Australia is to become the fourth country in the world to allow exports of cannabis-based therapies. The federal government hopes the reforms will help Australia become a world leader in the medicinal cannabis market.
Laws to allow exports of Australian cannabis-based therapies will come into force in February, according to the federal health minister.
It will allow Australian produced oils, lozenges, sprays and pills to be sold overseas for the first time. Advocates have argued the plant-based treatments can relieve severe pain associated with many medical conditions, including multiple sclerosis, and to reduce the impact of cancer therapies.
Potential export markets include South America, Spain, Canada and Germany.
Australian federal health minister Greg Hunt said allowing exports will help the developing domestic market to expand.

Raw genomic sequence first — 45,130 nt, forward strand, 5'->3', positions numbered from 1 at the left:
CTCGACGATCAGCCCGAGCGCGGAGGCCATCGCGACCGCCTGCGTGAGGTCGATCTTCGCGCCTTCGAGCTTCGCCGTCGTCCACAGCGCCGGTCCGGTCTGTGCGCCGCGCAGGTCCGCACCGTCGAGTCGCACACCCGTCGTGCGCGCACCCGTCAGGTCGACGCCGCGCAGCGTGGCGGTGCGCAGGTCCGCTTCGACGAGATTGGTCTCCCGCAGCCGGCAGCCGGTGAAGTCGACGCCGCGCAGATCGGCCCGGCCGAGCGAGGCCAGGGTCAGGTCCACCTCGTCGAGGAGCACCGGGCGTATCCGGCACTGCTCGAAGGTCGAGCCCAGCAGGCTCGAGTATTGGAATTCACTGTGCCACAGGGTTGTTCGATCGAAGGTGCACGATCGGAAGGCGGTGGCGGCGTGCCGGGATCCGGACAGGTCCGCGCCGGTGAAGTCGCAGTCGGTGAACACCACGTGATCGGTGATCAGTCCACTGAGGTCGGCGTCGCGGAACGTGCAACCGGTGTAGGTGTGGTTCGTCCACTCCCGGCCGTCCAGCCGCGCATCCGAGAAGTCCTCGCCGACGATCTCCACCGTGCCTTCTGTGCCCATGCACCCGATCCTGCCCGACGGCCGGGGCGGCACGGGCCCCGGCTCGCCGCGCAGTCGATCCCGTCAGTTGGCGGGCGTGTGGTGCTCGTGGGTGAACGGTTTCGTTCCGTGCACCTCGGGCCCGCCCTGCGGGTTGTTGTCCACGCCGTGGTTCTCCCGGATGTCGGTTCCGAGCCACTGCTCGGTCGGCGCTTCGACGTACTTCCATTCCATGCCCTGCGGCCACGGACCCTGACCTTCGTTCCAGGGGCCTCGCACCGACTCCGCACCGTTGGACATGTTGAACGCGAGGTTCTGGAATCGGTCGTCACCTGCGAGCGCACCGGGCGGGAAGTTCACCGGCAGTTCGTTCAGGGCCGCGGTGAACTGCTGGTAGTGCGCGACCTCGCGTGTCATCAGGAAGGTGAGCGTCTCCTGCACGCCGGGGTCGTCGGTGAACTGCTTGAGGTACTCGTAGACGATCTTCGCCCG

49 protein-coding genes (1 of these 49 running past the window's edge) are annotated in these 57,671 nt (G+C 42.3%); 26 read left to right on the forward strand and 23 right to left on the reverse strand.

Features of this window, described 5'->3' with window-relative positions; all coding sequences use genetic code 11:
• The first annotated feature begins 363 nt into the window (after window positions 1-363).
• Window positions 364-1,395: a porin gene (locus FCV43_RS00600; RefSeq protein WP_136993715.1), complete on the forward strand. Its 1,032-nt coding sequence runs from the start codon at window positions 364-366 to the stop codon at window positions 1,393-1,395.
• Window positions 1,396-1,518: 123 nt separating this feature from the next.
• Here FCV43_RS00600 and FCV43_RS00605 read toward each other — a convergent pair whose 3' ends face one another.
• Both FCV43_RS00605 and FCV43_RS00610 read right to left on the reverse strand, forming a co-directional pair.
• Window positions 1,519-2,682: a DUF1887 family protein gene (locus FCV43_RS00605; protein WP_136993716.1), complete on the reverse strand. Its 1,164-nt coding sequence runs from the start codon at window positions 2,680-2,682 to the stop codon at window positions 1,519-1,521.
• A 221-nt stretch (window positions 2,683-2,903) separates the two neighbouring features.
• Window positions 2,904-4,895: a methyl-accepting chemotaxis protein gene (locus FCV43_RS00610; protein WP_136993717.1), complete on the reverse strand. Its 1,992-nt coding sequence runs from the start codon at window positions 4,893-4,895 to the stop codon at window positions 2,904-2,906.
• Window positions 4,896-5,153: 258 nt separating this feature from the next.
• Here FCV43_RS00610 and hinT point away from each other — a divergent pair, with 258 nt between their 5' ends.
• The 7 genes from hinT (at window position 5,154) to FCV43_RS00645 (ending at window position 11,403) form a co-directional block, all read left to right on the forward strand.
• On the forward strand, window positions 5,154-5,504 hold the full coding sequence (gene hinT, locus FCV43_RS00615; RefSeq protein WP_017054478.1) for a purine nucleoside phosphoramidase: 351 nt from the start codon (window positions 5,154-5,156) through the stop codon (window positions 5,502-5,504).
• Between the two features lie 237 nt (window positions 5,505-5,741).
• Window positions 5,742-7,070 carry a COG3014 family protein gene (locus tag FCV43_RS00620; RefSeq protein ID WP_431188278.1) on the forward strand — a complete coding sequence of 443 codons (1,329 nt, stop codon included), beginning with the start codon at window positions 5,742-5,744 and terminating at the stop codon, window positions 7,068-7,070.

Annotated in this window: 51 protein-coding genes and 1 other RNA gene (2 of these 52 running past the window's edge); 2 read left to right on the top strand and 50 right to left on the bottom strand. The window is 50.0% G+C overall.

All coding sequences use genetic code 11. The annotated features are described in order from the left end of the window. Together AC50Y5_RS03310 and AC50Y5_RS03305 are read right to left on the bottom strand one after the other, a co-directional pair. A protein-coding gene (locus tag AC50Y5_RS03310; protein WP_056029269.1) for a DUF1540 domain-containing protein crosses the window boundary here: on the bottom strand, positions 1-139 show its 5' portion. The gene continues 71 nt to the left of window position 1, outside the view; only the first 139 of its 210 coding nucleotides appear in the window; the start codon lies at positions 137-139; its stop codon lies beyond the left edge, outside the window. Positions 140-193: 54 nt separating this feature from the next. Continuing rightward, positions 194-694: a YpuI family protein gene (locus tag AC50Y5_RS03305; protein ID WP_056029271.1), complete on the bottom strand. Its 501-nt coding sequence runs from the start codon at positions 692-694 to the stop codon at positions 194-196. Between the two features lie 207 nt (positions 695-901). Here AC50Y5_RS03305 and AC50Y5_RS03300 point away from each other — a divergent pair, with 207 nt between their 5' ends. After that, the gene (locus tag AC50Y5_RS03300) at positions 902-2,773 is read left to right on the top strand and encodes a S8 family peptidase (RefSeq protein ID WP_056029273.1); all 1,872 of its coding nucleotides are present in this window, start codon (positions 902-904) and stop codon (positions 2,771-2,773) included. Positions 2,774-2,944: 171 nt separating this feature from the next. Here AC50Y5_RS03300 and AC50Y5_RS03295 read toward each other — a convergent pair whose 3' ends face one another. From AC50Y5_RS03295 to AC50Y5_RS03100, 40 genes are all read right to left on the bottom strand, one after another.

"We have a world class reputation for our clean and green farm products. Put them all together and we are brilliantly placed to be a world leader in medical development and medical cannabis," he said.
Officials say medicinal cannabis exports have the potential to create a lucrative new agricultural industry within Australia, similar to that already established for the use of Australian-grown poppies for medicinal and scientific purposes.
Only Canada, the Netherlands and Uruguay have so far legalized the export of medicinal marijuana. Israel has said it intends to do so within months.
Victoria became Australia's first state to legalize cannabis for medical use following changes to federal laws in 2016. However, there are some concerns doctors have been reluctant to prescribe the products.
Despite the new export laws, the use of cannabis for non-medicinal purposes remains illegal in Australia. Cannabis cultivation in Australia is still relatively small because recreational use of marijuana remains prohibited.